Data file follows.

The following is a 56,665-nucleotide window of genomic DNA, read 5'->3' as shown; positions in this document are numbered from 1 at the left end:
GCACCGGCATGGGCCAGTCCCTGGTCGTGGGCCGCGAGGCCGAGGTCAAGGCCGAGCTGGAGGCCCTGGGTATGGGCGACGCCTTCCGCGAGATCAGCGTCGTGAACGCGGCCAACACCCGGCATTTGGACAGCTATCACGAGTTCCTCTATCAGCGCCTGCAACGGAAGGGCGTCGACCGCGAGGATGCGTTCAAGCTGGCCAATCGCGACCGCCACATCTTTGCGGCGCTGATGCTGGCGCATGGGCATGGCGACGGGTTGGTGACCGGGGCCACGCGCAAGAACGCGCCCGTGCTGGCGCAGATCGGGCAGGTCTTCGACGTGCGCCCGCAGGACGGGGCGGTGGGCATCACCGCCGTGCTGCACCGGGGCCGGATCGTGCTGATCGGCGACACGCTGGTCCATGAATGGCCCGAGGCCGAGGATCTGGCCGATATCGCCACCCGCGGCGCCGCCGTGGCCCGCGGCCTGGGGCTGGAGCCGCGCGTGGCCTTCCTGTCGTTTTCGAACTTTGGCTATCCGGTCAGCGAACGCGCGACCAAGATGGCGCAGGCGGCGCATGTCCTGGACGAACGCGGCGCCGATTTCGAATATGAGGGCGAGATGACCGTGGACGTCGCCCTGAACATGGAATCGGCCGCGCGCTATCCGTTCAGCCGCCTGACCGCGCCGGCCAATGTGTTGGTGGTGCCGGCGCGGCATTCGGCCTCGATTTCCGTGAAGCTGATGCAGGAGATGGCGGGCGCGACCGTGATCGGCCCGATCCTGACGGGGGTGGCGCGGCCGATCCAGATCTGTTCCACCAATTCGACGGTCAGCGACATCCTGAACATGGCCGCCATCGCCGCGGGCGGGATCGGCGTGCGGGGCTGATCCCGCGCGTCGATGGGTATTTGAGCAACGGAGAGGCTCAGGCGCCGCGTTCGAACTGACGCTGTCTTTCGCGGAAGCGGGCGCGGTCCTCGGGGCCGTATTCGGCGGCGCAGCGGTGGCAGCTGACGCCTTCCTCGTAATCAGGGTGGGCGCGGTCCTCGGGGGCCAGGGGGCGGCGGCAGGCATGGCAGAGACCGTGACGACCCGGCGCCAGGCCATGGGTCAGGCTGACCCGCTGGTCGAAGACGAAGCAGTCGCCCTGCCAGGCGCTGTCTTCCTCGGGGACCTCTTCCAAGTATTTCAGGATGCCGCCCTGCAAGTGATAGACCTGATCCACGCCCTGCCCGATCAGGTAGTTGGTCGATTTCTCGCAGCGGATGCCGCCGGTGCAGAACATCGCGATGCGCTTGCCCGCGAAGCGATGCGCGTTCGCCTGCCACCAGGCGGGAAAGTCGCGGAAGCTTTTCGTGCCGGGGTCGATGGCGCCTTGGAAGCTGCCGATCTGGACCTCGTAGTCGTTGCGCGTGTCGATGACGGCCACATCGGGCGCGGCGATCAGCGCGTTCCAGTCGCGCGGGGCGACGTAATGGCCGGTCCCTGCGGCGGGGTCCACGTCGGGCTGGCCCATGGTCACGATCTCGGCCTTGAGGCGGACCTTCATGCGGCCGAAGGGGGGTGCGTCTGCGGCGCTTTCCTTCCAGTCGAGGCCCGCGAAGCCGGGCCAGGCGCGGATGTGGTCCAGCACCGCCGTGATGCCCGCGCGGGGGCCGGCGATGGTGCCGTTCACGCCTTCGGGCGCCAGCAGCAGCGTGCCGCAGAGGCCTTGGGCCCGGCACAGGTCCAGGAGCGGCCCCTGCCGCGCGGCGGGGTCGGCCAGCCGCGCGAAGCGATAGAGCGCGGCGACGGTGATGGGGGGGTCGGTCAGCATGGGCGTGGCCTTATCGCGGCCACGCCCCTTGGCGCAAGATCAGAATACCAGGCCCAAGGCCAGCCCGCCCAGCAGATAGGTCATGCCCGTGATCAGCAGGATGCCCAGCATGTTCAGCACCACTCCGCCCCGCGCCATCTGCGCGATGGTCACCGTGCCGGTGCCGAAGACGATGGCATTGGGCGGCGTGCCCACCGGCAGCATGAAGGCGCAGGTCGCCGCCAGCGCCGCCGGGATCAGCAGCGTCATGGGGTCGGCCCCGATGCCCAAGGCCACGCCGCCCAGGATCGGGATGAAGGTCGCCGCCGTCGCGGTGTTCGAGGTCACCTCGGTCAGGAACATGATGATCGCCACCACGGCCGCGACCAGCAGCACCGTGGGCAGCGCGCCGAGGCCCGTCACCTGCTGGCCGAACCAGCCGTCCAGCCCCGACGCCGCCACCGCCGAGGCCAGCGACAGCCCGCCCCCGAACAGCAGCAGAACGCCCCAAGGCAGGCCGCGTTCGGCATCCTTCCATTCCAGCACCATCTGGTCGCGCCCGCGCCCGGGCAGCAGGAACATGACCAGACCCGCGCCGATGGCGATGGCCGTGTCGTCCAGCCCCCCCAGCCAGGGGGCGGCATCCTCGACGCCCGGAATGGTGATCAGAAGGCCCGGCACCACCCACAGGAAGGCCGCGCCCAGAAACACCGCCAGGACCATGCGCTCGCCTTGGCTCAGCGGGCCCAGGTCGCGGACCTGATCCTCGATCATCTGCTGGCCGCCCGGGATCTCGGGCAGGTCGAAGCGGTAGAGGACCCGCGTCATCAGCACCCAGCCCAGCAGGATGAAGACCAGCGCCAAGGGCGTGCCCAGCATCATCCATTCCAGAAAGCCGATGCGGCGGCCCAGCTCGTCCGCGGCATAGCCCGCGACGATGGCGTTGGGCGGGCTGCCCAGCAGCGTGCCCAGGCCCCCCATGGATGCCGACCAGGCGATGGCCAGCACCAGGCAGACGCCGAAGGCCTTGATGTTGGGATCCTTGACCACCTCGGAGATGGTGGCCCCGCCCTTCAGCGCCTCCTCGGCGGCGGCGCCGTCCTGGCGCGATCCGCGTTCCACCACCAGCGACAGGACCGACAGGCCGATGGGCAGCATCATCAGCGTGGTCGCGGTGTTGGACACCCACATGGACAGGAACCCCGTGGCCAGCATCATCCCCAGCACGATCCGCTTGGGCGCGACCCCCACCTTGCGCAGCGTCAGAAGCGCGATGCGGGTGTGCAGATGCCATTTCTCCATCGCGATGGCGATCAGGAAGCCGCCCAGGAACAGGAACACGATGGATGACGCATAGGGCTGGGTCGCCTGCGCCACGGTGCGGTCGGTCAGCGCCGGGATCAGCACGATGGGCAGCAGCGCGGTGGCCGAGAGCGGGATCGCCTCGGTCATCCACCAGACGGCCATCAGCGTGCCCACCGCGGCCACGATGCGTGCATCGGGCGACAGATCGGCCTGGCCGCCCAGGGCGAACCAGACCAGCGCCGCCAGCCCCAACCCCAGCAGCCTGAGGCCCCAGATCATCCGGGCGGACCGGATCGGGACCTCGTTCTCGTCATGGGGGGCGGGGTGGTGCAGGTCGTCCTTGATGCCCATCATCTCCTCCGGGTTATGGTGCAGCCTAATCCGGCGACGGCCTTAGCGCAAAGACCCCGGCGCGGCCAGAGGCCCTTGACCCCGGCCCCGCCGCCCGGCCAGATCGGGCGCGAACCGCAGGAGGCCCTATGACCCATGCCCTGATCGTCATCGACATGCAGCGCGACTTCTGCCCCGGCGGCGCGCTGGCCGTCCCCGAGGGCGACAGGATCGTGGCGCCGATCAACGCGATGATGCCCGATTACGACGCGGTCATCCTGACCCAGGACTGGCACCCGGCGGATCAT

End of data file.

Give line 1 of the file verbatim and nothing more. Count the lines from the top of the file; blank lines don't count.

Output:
The following is a 56,665-nucleotide window of genomic DNA, read 5'->3' as shown; positions in this document are numbered from 1 at the left end: